Chairman’s report, 2011

Delivered to the 2011 AGM, 3 June 2011

By Murray Redpath

Earthquakes and extreme weather events, both in New Zealand and globally, will have dominated our thoughts over the last year. Christchurch and Canterbury will never be the same and our best wishes for a timely recovery go out to all those affected by the quake and the continuing fallout. The hazel industry escaped any physical damage but the economic repercussions are likely to mean limited access to Government assistance in the immediate future.

Our industry is maturing and facing the sort of challenges that all new crops face as they grow and have to move into new market sectors. As usual, moving into markets that require large quantities move us into those sectors where prices are determined by international market prices and that price is usually lower than in local niche markets. We have to ensure that we are cost efficient growers to supply these markets and still be profitable.

To be cost efficient growers we need to be sure that we are managing our orchards correctly and to do that we need information on as many factors that influence our nut yields and quality as we can collect. Please support our research projects so we can find out what is happening in our orchards and provide accurate advice back to all growers.

We are part of a global market and we cannot ignore developments in hazel industries overseas or assume that they will not impact our local markets. New confidence in the Oregon hazel industry has seen around 400 hectares planted annually over the last 3 years. That is about the size of our total industry. Chile is still planting large areas and has gained access to “Tonda Pacifica”, the latest release from the Oregon breeding programme. Tonda Pacifica “combines the desirable kernel quality of Tonda Gentile delle Langhe with higher yield, thinner shells, lower susceptibility to bud mites and fewer defects.” This variety is susceptible to EFB so will not be grown in Oregon but is being protected by patents and is clearly targeted at the Chilean industry to provide additional revenue streams for the Oregon State University breeding programme.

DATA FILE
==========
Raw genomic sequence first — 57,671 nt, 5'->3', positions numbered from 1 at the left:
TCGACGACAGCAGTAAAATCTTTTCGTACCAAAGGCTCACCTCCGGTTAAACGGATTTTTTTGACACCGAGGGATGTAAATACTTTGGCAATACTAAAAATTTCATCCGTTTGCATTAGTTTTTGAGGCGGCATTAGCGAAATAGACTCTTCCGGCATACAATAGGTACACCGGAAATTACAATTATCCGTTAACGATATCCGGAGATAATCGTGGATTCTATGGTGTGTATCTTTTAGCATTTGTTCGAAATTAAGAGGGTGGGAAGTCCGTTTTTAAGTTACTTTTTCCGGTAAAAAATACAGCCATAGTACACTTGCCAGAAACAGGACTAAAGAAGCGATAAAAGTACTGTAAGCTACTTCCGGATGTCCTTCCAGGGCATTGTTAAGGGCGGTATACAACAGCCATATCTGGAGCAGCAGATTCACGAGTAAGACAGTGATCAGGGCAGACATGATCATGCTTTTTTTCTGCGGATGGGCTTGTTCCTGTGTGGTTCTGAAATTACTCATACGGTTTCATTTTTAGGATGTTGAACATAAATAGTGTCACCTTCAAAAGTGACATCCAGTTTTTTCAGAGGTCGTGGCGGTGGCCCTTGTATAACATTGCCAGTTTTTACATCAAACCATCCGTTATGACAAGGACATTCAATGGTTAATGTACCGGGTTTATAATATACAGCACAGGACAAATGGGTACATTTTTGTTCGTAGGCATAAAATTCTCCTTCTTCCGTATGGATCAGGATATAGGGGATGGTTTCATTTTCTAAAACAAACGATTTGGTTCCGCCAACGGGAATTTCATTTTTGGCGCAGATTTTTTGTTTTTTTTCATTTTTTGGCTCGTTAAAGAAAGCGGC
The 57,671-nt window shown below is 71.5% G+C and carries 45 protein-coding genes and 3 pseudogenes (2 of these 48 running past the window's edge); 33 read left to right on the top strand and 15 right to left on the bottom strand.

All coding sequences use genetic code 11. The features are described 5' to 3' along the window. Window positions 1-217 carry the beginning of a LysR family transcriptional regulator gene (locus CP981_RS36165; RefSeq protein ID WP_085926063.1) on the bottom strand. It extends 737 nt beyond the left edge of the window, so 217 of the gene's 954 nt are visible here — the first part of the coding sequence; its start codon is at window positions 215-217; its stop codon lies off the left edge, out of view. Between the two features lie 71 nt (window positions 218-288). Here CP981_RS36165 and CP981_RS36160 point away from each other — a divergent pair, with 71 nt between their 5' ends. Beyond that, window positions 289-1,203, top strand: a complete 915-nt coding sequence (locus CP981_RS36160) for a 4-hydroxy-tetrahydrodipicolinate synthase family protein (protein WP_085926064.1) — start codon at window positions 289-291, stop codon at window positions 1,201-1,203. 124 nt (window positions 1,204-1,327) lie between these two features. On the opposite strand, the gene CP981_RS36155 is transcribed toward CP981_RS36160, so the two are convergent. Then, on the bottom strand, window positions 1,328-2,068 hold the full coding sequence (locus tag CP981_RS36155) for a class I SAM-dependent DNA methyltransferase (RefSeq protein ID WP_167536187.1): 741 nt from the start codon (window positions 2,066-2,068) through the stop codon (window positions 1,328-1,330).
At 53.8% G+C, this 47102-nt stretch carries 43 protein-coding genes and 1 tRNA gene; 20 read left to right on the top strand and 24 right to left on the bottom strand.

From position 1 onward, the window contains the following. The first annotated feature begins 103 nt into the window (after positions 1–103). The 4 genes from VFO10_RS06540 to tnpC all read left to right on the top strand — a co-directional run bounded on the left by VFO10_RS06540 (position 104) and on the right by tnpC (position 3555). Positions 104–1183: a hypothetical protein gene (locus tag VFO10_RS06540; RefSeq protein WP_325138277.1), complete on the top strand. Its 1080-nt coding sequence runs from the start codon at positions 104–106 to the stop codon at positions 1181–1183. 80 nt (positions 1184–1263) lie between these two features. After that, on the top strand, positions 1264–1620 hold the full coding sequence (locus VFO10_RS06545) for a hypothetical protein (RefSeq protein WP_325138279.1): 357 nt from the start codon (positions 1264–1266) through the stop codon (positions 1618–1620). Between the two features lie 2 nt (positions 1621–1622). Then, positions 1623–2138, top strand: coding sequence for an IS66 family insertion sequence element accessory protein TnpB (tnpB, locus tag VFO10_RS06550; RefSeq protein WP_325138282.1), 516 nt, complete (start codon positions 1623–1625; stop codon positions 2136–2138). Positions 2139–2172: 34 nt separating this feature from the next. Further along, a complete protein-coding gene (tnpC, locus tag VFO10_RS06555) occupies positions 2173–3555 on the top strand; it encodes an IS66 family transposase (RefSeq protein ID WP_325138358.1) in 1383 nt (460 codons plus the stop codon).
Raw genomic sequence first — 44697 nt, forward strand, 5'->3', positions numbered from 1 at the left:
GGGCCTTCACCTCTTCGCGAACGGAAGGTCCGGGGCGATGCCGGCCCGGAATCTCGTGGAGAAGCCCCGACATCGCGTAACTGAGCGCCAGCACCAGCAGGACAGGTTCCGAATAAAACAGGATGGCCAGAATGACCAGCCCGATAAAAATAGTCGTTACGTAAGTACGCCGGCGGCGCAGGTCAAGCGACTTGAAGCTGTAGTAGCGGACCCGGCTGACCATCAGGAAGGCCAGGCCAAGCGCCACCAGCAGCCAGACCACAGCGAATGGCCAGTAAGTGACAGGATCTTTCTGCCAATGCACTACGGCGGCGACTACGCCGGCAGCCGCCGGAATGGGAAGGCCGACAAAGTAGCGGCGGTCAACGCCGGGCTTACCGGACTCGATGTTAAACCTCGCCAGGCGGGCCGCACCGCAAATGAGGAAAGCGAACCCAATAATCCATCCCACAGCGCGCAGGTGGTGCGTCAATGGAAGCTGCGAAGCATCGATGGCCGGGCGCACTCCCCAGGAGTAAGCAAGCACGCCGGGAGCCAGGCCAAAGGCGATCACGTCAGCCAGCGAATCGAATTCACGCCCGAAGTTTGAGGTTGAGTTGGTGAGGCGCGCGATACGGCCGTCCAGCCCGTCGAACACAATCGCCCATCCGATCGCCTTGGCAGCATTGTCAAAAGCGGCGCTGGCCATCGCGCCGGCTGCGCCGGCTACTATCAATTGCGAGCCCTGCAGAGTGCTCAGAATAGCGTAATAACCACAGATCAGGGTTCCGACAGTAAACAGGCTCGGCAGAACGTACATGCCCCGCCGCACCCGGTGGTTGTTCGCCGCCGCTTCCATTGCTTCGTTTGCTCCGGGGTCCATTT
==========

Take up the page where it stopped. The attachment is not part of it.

There has been interest in New Zealand nuts from several Chinese interests this year. This is a trend worldwide. China is now the largest or second largest consumer of all the major nut crops. At the Australian Nut Industry Council conference in March of this year, there was a very interesting presentation by Cheng Hung Kay of CHK Trading Co. Ltd of Hong Kong. Titled “Why do the Chinese eat so many nuts?”, this presentation contains a very interesting set of graphs of Chinese nut imports since 2000 that show quite clearly the significant rise in Chinese imports of all nut species since 2007. For hazels, there is an average importation of about 15,000 metric tons for the period 2000 to 2009. Last year this soared to more than 33,000 metric tons.

Hazelnut imports into China, 2000-2010

If we consider that India, with a large vegetarian population, is also increasing nut imports then surely there is an opportunity for future growth of our industry. However, we need to be able to grow hazels in a cost effective manner and be able to supply the correct varieties for these markets. Our research work is an important start to achieving these aims.

I would like to thank the committee for their dedication over the past year. The e-meetings are being refined and appear to be working well. Our finances are in a healthy state. The website has just had a “members only” section added (thanks Willy) and we hope to be able to add a steady flow of new information to that section. Sarah, our very capable newsletter editor, wishes to pass that job on. Thanks for your hard work and also your advice and feedback during committee meetings and general discussions.

Looking forward, we have a group of innovative growers experimenting with improving harvesting methods, building equipment, and marketing their crops. There are challenges – how do we profitably market the increased crop, how do we as an organization ensure that information flows through all our members and to all growing regions when travel costs continue to increase? As always, your committee would welcome your comments and ideas.

Murray Redpath, June 3rd, 2011